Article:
June 19, 2012
An Offer An Attorney Can't Refuse
The Delaware Supreme Court has imposed a public reprimand of an attorney for a series of letters and actions designed to decline appointments in Family Court matters.
The court adopted and appended the findings of the Board on Professional Responsibility, which noted:
...in all three appointments at issue in this ODC complaint, the court appointed the Respondent, giving him the option to obtain substitute counsel. The Respondent instead asked the Court to be allowed to withdraw as counsel. The Court denied Respondent's request. The Respondent wrote the Court, asking that the Court state on the record and to the client that the Court was appointing, essentially, ineffective counsel. In two of the cases where the Court still did not do as the Respondent wished, the Respondent contacted the client and told the client that he was, essentially, wrong for the part, but the Court was going to make him, an inexperienced, unskilled attorney, represent the client anyway, and then told the Court what he told his client. In one case an indigent client's mother retained private counsel. In each case the Respondent sought to avoid the appointment, and persisted after his motion was denied.
The attorney also tried this argument: "Even though a foot surgeon and brain surgeon are both doctors, you would not want a foot surgeon to perform your brain surgery."
His practice focus was the the area of business law, although he had some prior Family Court experience.
The board rejected the suggestion that the confidentiality of the bar proceeding was violated, although the attorney's "unique style of correspondence and continued efforts to avoid appointment could have been the subject of courthouse chatter..."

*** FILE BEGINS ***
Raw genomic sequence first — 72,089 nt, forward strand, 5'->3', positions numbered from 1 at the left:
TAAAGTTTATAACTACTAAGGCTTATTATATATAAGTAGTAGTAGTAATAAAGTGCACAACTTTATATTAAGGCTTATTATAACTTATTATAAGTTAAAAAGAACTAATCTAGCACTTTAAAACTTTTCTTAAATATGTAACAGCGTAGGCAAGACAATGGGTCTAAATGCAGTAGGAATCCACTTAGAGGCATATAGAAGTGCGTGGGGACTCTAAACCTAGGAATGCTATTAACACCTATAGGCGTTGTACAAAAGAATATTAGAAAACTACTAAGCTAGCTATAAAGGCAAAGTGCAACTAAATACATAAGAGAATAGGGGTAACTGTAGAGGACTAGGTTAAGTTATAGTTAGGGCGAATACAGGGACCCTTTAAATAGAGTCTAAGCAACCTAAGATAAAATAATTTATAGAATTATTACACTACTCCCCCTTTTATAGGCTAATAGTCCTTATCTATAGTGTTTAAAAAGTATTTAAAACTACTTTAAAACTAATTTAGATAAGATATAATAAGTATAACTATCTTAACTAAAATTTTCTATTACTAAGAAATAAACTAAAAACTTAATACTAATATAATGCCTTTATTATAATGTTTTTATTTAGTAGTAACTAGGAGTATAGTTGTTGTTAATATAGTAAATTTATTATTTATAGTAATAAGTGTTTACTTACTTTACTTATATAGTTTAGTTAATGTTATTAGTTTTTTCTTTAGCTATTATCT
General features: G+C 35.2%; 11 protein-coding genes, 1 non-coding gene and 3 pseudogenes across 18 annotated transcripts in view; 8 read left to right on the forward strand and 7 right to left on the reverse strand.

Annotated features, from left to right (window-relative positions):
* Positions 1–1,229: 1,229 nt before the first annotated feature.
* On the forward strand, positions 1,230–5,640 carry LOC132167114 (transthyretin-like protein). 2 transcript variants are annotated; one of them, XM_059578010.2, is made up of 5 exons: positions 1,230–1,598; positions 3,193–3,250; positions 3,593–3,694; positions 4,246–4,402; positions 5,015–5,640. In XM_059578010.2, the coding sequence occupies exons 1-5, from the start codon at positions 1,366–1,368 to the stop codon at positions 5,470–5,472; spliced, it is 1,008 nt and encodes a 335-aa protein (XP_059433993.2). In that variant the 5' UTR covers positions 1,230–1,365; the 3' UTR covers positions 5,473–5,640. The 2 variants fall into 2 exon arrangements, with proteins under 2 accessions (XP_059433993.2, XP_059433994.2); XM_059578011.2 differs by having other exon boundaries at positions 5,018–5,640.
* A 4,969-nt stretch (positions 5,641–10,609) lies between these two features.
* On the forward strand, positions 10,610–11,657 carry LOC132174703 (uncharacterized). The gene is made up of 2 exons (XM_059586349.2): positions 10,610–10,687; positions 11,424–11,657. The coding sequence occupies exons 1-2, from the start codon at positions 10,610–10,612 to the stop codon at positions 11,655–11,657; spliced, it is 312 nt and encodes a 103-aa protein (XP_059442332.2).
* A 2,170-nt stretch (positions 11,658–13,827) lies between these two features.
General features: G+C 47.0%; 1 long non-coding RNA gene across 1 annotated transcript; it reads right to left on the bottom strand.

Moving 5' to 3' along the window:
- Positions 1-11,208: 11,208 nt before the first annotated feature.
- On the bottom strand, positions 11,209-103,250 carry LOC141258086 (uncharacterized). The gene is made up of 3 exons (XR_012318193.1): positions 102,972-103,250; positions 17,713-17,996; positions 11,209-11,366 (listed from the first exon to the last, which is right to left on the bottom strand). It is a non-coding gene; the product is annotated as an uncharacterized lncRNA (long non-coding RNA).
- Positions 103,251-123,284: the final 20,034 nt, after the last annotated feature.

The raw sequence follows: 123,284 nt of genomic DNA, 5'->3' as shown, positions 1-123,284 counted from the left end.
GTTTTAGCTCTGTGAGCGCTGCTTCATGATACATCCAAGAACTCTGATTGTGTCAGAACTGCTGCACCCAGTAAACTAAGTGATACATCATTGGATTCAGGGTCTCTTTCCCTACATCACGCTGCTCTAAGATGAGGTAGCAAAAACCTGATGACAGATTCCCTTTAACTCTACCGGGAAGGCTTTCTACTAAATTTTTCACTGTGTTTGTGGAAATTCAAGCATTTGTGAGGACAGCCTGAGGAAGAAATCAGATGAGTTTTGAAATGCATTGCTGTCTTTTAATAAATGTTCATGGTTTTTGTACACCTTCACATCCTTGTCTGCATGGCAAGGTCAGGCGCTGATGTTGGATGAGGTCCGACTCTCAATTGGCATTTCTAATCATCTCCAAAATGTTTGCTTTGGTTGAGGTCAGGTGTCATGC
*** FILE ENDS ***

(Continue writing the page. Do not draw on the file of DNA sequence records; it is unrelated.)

The board found that a presentation to bar members about the duty to accept appointments did not identify the attorney, who had not been "publicly pilloried" as his counsel had suggested. (Mike Frisch)
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This is the most interesting case that I’ve read in a long time. Fun to see the issues all being turned on their heads.
Rule 3.5(d), which only applies to physical acts, clearly wasn’t violated. The ODC’s ruling on 6.2 appears to directly conflict with the attorney’s right to be heard by “criminalizing” the mere filing of a motion seeking relief. And the attorney’s actions clearly do not fit within the seriousness of R. 8.4(d) as evidenced by his only receiving a reprimand.
In the end, this is a results based case. Judges were embarrassed (as well they should be) and the ODC clearly knew where it was supposed to come out on this case and so bent the rules to fit.
This is really a first amendment case. The attorney should be given a medal.
Posted by: Stephen Williams | Jun 19, 2012 12:44:57 PM
Good and fun article here
Posted by: Kailey Collins Estate Planning Center | Jun 22, 2012 3:57:39 AM